Four-pillar financial model
We learned that FUV would operate in a special financial mechanism with the investment of TUIV. Could you describe the scale of TUIV investment for FUV?
The Trust for University Innovation in Vietnam is spearheading the emergence of FUV, taking the lead in raising money, drafting a detailed business plan, and providing strategic guidance. The Trust is raising money from Vietnamese and American benefactors, including individuals, corporations, foundations, and donor agencies. FUV’s long-term financial viability will hinge on its ability to cultivate a diversified funding base that includes tuition, research funding, and endowment income.
While modern philanthropy remains underdeveloped in Vietnam, we are confident that FUV will mobilize significant resources from within Vietnam. Securing this support will be contingent on prospective benefactors seeing that FUV actually operates as a not-for-profit organization – a status that no Vietnamese private university has achieved. Through challenge grants, TUIV will leverage the contributions of Vietnamese donors.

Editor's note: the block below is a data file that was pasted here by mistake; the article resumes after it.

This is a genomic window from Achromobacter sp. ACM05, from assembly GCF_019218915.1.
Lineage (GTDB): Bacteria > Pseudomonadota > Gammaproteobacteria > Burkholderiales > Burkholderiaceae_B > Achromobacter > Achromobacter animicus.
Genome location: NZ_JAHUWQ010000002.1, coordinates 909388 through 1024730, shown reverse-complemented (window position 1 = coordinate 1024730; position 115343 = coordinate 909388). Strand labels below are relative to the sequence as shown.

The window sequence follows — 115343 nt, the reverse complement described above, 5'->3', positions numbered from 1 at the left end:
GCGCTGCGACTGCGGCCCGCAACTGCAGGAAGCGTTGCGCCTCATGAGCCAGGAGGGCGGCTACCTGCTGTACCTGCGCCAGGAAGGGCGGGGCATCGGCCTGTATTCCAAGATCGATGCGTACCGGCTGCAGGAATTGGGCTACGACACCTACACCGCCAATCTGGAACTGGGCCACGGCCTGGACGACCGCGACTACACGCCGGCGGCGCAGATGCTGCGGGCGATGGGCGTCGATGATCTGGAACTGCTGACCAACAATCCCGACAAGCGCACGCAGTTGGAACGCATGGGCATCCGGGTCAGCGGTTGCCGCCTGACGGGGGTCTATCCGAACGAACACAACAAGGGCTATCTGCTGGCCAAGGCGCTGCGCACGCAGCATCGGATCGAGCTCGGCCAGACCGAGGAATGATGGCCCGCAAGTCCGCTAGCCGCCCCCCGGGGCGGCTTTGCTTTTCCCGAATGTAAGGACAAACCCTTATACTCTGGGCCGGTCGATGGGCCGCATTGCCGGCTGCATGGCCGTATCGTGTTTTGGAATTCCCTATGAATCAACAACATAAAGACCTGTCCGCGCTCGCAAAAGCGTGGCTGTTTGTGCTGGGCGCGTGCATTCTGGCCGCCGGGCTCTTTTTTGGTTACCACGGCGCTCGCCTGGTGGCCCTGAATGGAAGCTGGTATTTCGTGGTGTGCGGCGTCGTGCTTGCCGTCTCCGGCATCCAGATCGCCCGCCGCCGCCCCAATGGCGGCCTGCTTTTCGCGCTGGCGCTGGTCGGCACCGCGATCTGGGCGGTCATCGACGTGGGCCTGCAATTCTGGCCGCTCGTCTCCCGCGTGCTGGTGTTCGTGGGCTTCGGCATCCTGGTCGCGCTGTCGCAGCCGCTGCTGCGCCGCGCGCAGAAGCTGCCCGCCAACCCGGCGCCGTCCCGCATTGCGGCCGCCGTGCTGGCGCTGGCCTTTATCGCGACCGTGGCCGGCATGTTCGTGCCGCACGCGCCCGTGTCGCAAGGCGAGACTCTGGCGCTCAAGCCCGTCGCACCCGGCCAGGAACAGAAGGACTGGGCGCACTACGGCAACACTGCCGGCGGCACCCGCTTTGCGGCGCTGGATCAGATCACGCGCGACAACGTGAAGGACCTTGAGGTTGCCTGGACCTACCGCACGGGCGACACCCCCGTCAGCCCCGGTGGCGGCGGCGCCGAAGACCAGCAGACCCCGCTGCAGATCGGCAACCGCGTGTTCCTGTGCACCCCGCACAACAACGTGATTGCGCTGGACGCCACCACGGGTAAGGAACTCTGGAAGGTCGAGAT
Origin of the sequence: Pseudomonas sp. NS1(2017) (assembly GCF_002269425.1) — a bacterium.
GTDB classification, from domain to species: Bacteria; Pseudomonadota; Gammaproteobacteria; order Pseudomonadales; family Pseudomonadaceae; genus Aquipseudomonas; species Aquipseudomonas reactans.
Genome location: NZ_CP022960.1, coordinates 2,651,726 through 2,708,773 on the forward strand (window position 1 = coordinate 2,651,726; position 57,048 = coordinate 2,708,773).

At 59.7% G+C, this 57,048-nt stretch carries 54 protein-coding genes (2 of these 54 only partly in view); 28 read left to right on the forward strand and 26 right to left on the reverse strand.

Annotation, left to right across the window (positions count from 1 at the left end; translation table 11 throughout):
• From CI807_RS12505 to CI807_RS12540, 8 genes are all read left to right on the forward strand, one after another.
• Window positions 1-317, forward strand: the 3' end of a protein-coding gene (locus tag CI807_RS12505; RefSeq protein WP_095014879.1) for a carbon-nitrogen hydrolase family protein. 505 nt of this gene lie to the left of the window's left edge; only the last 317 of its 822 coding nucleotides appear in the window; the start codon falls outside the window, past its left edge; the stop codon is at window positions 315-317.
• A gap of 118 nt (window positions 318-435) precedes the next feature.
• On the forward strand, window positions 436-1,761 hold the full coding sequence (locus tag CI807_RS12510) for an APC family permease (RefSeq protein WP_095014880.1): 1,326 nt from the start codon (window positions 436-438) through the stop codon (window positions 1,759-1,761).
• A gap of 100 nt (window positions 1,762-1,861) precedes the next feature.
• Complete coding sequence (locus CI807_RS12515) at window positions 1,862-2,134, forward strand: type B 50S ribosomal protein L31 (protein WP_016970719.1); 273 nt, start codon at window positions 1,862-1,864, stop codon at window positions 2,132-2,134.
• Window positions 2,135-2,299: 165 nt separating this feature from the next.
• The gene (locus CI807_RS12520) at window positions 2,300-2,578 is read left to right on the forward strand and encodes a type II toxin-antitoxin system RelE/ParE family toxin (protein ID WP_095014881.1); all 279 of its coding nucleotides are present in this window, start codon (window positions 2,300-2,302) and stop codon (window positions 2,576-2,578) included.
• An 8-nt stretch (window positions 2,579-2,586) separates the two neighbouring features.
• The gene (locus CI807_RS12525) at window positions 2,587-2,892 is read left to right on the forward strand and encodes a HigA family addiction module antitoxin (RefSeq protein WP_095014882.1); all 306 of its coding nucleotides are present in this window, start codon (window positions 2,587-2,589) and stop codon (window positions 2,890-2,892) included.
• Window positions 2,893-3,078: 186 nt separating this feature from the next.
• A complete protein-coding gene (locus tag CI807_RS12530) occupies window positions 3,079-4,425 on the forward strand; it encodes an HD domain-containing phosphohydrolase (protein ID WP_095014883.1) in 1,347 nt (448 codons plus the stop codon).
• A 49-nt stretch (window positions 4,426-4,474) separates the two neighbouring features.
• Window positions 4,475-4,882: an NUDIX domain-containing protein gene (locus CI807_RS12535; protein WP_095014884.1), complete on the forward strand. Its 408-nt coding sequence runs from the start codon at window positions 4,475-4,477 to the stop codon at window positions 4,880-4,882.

The FUV financial model will be based on four major pillars, including tuition, philanthropic contributions, research grants, and endowment revenues. As mentioned before, being a 501(c)(3) charitable foundation, TUIV must operate on a non-profit basis to maintain its legal status in the U.S. Contributions to TUIV from American individuals and organizations will be tax exempted.
FUV in its turn does not have shareholders and therefore its profits (if any) will be invested back into the development of the institution. This is an incentive mechanism to encourage philanthropic practice in America and is a tradition among American non-profit universities and colleges.